lost, for a little while

goal accomplished: read travels with charley
February 5, 2011, 10:16 pm
Filed under: inspiration

"Travels with Charley," published in 1964.

I love books — so much so, that when we were younger, my brothers were certain I was going to become a librarian when I grew up. (I think that was meant as an insult.) But as someone who loves to read and excelled most in English courses, I have a somewhat shameful secret: I hate classic literature. Hate it. I could probably count on one hand the number of books I had to read for school that I actually enjoyed. But when I started planning this trip, John Steinbeck’s travelogue Travels with Charley: In Search of America kept popping up as required reading. I was wary, but the book is fairly short and I recalled liking The Grapes of Wrath enough to give it a shot.

Here’s the basic rundown: It’s 1960; John Steinbeck has already established himself as a well-known author and lives in Long Island with his wife and their black French Standard Poodle, Charley. But Steinbeck’s got that restlessness, that travel itch to really go and see America. As he puts it:

“I, an American writer, writing about America, was working from memory, and the memory is at best a faulty, warpy reservoir. I had not heard the speech of America, smelled the grass and trees and sewage, seen its hills and water, its color and quality of light. I knew the changes only from books and newspapers. But more than this, I had not felt the country for twenty-five years. In short, I was writing about something I did not know about, and it seems to me that in a so-called writer this is criminal.”

So he goes. He packs up a camper (tricked out to the max, might I add) named after Don Quixote’s horse, grabs Charley, and sets off on his rambling mission to see America.

The most important thing you should know about this book? John Steinbeck gets lost. A lot. But that’s only one reason to enjoy the story.

While reading it, I did something I’ve never done before: for the first time in possibly my entire life, I broke out a highlighter and made notes. In a book. A book I was reading for pleasure. This goes totally against my policy of keeping books pristine and untarnished, but I felt the need to mark certain passages so I could easily return to them. Because…


Guys, this book was written for me. Obviously, John Steinbeck predicted my quarter-life existential crisis, and decided to lay the groundwork 47 years in advance. Every page was one of those moments where you look around for another person just so you can confirm that there are witnesses to this magnificent occurrence. The soft, worn pages of my copy are covered in obnoxious green marker, pointing out gorgeous descriptions, hilarious thoughts, and useful information. (I might have to do any accompanying post with some of my favorite parts, just for my own record-keeping.)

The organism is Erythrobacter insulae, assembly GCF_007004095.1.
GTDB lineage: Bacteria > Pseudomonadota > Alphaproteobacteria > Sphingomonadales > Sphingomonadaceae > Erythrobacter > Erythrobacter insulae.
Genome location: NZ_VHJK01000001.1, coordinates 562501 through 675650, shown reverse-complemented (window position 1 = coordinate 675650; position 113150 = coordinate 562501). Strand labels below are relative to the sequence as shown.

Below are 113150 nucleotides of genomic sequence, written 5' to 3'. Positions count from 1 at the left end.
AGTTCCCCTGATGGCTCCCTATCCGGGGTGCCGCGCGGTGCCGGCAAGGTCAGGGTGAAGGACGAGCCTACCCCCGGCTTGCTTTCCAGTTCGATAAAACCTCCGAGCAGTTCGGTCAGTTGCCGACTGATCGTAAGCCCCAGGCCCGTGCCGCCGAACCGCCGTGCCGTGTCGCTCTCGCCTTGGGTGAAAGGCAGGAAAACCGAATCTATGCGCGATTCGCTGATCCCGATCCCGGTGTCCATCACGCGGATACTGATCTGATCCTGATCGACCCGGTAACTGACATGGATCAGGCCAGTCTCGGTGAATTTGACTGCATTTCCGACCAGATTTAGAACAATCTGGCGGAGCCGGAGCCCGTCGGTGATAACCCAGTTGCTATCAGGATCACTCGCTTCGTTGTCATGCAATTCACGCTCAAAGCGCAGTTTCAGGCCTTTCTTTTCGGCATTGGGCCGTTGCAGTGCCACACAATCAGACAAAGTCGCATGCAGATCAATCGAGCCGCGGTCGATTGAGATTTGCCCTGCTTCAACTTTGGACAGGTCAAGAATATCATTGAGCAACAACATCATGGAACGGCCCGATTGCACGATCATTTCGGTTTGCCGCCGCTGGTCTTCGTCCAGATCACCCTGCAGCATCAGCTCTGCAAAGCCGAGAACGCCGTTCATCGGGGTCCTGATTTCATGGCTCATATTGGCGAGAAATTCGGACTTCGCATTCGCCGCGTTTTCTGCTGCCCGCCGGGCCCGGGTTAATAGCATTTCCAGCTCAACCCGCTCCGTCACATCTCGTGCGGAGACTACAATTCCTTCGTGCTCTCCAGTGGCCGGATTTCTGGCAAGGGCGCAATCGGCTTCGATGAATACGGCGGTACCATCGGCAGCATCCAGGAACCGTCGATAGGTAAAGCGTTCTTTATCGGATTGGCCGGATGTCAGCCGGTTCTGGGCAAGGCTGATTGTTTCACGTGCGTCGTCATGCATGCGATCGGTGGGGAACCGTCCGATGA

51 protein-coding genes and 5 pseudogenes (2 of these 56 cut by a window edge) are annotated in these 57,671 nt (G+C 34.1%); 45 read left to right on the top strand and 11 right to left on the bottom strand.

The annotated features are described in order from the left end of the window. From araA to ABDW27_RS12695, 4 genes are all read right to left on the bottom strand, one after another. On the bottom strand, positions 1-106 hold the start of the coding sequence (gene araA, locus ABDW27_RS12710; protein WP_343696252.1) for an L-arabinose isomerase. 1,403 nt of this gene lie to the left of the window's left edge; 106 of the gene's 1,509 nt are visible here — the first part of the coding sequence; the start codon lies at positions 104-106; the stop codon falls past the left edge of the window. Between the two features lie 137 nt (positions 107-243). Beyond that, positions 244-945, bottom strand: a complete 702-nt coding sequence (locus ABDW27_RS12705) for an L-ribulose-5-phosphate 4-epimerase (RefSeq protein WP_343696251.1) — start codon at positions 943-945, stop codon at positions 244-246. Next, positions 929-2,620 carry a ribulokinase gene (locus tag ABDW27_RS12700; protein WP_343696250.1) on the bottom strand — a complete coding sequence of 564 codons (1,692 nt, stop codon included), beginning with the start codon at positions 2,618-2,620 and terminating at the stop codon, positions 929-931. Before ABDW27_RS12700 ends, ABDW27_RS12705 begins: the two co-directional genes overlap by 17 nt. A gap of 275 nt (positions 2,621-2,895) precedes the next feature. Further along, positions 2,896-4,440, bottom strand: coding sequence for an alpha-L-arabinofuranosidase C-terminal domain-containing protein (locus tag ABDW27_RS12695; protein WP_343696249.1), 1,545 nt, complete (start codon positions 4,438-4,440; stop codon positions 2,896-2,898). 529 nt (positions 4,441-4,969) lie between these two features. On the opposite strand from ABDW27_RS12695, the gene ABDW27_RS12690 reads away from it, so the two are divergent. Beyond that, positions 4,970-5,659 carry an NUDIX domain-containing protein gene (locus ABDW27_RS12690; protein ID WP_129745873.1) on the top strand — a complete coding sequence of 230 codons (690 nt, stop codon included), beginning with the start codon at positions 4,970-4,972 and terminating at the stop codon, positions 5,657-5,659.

And while I have a certain disdain for poodles of any sort, Charley ends up becoming an endearing and highly entertaining character, displaying those level-headed looks of (patient) disbelief so common in animals whenever his master’s monologues veer off course. It makes me wish I could take my own Charley with me on my trip; alas, my vehicle is much less spacious than Steinbeck’s, and I suspect Apollo is much less adventurous than Charley and would not appreciate being dragged away from his favorite napping spot.

While Steinbeck (and the dudes in Easy Rider) were intent on searching for America, I think I’ll be content with just seeing what I find. I’m a firm believer that the best expectations are no expectations. Steinbeck said it best on page four:

“We do not take a trip; a trip takes us…The certain way to be wrong is to think you control it.”


Leave a Comment so far
Leave a comment

Leave a Reply

Fill in your details below or click an icon to log in:

WordPress.com Logo

You are commenting using your WordPress.com account. Log Out /  Change )

Google+ photo

You are commenting using your Google+ account. Log Out /  Change )

Twitter picture

You are commenting using your Twitter account. Log Out /  Change )

Facebook photo

You are commenting using your Facebook account. Log Out /  Change )


Connecting to %s

%d bloggers like this: